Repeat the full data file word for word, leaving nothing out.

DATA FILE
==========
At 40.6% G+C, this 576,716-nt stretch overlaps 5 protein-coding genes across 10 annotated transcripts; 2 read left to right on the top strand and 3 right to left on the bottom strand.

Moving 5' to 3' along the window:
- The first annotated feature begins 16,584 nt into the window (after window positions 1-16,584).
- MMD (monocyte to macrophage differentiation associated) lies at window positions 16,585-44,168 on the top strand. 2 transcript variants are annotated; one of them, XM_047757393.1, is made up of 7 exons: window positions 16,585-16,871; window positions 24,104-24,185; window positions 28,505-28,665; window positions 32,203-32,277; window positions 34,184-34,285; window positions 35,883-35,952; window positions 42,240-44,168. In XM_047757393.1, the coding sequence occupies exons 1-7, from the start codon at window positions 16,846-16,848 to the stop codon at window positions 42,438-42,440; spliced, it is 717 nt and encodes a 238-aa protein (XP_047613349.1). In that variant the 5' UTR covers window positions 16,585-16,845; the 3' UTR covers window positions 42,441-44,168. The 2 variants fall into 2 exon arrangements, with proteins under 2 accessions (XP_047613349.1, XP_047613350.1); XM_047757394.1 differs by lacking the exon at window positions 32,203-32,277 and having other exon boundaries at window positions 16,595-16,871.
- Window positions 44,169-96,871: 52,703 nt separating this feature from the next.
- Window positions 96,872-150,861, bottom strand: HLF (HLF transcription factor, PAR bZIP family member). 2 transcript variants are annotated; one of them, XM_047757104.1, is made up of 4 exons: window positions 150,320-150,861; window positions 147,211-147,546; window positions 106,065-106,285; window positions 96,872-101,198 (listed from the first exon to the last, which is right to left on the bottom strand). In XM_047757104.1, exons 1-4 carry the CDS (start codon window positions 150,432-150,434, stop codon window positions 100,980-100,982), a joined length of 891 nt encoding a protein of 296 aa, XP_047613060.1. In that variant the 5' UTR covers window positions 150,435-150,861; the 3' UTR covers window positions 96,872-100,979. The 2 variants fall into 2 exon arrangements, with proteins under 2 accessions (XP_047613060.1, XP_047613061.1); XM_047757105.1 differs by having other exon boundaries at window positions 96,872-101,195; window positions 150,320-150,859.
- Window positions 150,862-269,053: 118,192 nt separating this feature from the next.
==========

At 40.6% G+C, this 576,716-nt stretch overlaps 5 protein-coding genes across 10 annotated transcripts; 2 read left to right on the top strand and 3 right to left on the bottom strand.

Moving 5' to 3' along the window:
- The first annotated feature begins 16,584 nt into the window (after window positions 1-16,584).
- MMD (monocyte to macrophage differentiation associated) lies at window positions 16,585-44,168 on the top strand. 2 transcript variants are annotated; one of them, XM_047757393.1, is made up of 7 exons: window positions 16,585-16,871; window positions 24,104-24,185; window positions 28,505-28,665; window positions 32,203-32,277; window positions 34,184-34,285; window positions 35,883-35,952; window positions 42,240-44,168. In XM_047757393.1, the coding sequence occupies exons 1-7, from the start codon at window positions 16,846-16,848 to the stop codon at window positions 42,438-42,440; spliced, it is 717 nt and encodes a 238-aa protein (XP_047613349.1). In that variant the 5' UTR covers window positions 16,585-16,845; the 3' UTR covers window positions 42,441-44,168. The 2 variants fall into 2 exon arrangements, with proteins under 2 accessions (XP_047613349.1, XP_047613350.1); XM_047757394.1 differs by lacking the exon at window positions 32,203-32,277 and having other exon boundaries at window positions 16,595-16,871.
- Window positions 44,169-96,871: 52,703 nt separating this feature from the next.
- Window positions 96,872-150,861, bottom strand: HLF (HLF transcription factor, PAR bZIP family member). 2 transcript variants are annotated; one of them, XM_047757104.1, is made up of 4 exons: window positions 150,320-150,861; window positions 147,211-147,546; window positions 106,065-106,285; window positions 96,872-101,198 (listed from the first exon to the last, which is right to left on the bottom strand). In XM_047757104.1, exons 1-4 carry the CDS (start codon window positions 150,432-150,434, stop codon window positions 100,980-100,982), a joined length of 891 nt encoding a protein of 296 aa, XP_047613060.1. In that variant the 5' UTR covers window positions 150,435-150,861; the 3' UTR covers window positions 96,872-100,979. The 2 variants fall into 2 exon arrangements, with proteins under 2 accessions (XP_047613060.1, XP_047613061.1); XM_047757105.1 differs by having other exon boundaries at window positions 96,872-101,195; window positions 150,320-150,859.
- Window positions 150,862-269,053: 118,192 nt separating this feature from the next.